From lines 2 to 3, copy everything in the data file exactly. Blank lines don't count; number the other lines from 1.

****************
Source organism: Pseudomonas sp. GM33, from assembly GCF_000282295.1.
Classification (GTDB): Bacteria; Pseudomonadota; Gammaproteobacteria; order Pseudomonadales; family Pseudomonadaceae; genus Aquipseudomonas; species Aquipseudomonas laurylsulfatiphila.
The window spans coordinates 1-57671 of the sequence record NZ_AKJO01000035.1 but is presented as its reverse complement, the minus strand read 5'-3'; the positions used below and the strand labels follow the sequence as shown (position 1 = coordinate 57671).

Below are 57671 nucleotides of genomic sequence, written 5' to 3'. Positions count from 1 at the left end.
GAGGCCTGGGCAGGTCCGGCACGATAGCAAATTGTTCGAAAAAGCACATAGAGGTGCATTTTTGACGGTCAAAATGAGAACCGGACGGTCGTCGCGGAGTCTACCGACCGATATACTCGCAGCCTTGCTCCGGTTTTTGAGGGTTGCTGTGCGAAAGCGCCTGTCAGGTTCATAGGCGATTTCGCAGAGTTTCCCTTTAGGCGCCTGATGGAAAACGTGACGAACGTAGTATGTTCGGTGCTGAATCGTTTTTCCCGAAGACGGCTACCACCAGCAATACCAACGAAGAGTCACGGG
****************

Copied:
Classification (GTDB): Bacteria; Pseudomonadota; Gammaproteobacteria; order Pseudomonadales; family Pseudomonadaceae; genus Aquipseudomonas; species Aquipseudomonas laurylsulfatiphila.
The window spans coordinates 1-57671 of the sequence record NZ_AKJO01000035.1 but is presented as its reverse complement, the minus strand read 5'-3'; the positions used below and the strand labels follow the sequence as shown (position 1 = coordinate 57671).